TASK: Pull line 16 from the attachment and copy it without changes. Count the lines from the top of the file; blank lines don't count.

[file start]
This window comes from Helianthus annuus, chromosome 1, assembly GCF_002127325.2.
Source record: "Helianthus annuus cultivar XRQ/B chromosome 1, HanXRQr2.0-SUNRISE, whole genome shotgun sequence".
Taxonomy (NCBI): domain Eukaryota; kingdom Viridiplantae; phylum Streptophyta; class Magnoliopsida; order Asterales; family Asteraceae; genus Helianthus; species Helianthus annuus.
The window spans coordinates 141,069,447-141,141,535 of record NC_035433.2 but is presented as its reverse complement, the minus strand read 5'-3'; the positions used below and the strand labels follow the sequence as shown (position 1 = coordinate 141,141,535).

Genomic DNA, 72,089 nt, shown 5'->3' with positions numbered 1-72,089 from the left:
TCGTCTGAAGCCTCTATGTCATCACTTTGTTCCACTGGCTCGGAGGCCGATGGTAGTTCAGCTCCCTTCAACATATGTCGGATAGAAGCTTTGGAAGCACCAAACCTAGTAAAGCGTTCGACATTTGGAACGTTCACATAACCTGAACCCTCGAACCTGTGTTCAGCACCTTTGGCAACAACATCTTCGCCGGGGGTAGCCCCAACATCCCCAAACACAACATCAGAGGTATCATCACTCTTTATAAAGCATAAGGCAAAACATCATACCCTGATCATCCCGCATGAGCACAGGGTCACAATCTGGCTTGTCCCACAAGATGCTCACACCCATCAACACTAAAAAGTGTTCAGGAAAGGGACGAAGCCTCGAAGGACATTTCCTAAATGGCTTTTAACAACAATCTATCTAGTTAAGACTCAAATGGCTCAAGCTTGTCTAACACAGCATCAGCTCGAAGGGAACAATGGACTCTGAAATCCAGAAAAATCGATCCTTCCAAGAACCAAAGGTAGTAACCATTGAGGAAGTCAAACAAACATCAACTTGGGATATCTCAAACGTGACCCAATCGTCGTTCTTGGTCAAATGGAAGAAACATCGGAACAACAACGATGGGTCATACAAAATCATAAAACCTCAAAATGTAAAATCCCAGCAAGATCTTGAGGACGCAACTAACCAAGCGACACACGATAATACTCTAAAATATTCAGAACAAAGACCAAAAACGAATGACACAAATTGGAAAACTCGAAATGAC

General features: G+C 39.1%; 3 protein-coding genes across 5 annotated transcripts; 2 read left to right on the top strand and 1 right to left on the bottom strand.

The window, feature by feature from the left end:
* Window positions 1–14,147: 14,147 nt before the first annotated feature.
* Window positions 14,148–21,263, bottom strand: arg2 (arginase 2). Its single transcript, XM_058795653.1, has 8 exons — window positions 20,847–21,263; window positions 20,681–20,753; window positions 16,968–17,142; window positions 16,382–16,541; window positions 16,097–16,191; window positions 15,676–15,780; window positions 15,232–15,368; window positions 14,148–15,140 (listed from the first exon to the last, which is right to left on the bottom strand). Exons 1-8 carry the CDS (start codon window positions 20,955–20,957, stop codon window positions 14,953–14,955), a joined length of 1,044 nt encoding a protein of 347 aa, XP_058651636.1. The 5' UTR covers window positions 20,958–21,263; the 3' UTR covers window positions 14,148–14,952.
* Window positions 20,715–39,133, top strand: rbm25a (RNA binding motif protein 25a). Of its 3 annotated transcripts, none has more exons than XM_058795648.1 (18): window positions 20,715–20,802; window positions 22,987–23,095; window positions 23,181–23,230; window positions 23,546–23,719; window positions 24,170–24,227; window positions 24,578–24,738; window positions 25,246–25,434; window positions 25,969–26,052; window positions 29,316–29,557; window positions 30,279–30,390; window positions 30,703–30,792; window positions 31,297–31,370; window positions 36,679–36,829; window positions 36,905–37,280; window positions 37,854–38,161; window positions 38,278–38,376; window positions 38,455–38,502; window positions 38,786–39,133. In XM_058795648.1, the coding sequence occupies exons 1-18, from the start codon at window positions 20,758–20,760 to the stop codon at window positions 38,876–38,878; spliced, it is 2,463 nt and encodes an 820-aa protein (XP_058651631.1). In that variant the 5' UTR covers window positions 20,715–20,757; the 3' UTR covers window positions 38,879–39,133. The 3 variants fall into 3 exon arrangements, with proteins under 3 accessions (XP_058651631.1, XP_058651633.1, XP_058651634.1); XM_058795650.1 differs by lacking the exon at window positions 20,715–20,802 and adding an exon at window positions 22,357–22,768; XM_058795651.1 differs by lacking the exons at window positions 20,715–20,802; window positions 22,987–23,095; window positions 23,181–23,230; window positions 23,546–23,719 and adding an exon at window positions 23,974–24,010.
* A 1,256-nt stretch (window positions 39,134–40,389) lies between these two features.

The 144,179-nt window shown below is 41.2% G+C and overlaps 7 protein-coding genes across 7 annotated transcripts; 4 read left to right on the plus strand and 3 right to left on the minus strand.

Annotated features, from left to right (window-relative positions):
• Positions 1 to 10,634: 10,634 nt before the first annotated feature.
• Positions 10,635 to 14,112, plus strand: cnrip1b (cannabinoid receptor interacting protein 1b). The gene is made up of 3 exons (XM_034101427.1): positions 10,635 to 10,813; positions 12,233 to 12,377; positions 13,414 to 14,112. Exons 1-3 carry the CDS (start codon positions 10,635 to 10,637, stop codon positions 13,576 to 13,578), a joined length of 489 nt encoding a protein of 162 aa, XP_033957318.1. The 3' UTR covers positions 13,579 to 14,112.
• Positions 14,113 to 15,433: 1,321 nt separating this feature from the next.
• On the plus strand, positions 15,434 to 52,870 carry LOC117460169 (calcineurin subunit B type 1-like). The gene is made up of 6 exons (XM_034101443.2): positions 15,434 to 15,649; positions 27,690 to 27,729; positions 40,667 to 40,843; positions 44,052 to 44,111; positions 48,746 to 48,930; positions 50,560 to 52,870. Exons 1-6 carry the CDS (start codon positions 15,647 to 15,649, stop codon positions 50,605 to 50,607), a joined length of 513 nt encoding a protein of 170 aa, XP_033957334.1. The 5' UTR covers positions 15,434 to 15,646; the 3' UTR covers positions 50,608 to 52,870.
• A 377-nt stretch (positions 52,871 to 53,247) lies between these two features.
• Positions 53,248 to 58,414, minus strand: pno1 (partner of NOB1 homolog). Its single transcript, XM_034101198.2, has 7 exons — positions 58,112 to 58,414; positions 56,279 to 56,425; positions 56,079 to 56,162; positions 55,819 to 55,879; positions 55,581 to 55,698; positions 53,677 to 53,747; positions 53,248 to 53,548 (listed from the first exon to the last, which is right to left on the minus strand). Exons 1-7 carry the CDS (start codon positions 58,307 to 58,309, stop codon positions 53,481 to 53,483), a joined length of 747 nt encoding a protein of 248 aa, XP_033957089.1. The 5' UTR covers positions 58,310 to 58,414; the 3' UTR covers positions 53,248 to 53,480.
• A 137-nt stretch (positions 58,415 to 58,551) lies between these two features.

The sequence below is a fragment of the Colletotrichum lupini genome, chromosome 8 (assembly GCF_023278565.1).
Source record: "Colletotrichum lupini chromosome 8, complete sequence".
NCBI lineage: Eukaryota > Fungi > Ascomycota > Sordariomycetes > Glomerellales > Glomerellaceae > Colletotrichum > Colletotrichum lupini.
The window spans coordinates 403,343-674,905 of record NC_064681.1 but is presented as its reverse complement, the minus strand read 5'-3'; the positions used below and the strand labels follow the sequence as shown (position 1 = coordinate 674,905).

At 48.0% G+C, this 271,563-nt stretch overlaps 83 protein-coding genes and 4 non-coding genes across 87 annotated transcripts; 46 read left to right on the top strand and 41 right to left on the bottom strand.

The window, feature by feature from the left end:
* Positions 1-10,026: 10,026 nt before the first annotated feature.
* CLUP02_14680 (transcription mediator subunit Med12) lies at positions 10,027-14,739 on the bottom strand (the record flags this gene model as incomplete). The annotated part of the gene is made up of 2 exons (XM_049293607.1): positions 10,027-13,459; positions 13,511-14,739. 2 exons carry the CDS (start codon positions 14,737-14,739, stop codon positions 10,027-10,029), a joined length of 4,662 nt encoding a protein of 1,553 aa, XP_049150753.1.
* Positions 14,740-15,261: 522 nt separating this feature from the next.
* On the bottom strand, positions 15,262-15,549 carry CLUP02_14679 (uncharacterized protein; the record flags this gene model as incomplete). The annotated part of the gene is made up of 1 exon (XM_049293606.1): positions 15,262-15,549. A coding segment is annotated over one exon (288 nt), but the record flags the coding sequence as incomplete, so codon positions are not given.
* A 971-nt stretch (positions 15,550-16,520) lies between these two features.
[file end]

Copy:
• Positions 10,635 to 14,112, plus strand: cnrip1b (cannabinoid receptor interacting protein 1b). The gene is made up of 3 exons (XM_034101427.1): positions 10,635 to 10,813; positions 12,233 to 12,377; positions 13,414 to 14,112. Exons 1-3 carry the CDS (start codon positions 10,635 to 10,637, stop codon positions 13,576 to 13,578), a joined length of 489 nt encoding a protein of 162 aa, XP_033957318.1. The 3' UTR covers positions 13,579 to 14,112.